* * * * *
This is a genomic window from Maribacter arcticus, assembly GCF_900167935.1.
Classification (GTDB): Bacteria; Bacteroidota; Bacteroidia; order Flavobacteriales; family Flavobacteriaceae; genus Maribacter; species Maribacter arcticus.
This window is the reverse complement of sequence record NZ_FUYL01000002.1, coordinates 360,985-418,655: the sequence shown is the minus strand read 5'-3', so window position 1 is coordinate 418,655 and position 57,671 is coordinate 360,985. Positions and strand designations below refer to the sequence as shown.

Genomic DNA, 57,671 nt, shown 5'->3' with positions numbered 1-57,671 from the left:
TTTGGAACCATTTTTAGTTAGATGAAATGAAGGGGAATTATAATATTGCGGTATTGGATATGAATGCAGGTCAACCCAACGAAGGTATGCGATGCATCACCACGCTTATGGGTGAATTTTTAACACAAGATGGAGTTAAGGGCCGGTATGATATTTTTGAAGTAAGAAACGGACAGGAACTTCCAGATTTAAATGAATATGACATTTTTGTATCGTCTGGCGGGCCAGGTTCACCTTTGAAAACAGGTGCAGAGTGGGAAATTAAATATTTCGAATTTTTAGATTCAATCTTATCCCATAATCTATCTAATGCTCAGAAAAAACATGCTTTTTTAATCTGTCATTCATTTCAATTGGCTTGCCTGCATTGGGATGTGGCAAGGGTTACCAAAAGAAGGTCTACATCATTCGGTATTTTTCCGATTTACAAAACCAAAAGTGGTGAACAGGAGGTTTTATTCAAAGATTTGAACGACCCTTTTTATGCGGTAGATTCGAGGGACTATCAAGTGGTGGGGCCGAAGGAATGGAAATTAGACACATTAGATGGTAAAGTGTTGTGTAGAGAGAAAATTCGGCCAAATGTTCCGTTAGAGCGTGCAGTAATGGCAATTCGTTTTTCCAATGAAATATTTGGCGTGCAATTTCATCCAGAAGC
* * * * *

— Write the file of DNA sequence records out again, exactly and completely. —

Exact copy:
This is a genomic window from Maribacter arcticus, assembly GCF_900167935.1.
Classification (GTDB): Bacteria; Bacteroidota; Bacteroidia; order Flavobacteriales; family Flavobacteriaceae; genus Maribacter; species Maribacter arcticus.
This window is the reverse complement of sequence record NZ_FUYL01000002.1, coordinates 360,985-418,655: the sequence shown is the minus strand read 5'-3', so window position 1 is coordinate 418,655 and position 57,671 is coordinate 360,985. Positions and strand designations below refer to the sequence as shown.

Genomic DNA, 57,671 nt, shown 5'->3' with positions numbered 1-57,671 from the left:
TTTGGAACCATTTTTAGTTAGATGAAATGAAGGGGAATTATAATATTGCGGTATTGGATATGAATGCAGGTCAACCCAACGAAGGTATGCGATGCATCACCACGCTTATGGGTGAATTTTTAACACAAGATGGAGTTAAGGGCCGGTATGATATTTTTGAAGTAAGAAACGGACAGGAACTTCCAGATTTAAATGAATATGACATTTTTGTATCGTCTGGCGGGCCAGGTTCACCTTTGAAAACAGGTGCAGAGTGGGAAATTAAATATTTCGAATTTTTAGATTCAATCTTATCCCATAATCTATCTAATGCTCAGAAAAAACATGCTTTTTTAATCTGTCATTCATTTCAATTGGCTTGCCTGCATTGGGATGTGGCAAGGGTTACCAAAAGAAGGTCTACATCATTCGGTATTTTTCCGATTTACAAAACCAAAAGTGGTGAACAGGAGGTTTTATTCAAAGATTTGAACGACCCTTTTTATGCGGTAGATTCGAGGGACTATCAAGTGGTGGGGCCGAAGGAATGGAAATTAGACACATTAGATGGTAAAGTGTTGTGTAGAGAGAAAATTCGGCCAAATGTTCCGTTAGAGCGTGCAGTAATGGCAATTCGTTTTTCCAATGAAATATTTGGCGTGCAATTTCATCCAGAAGC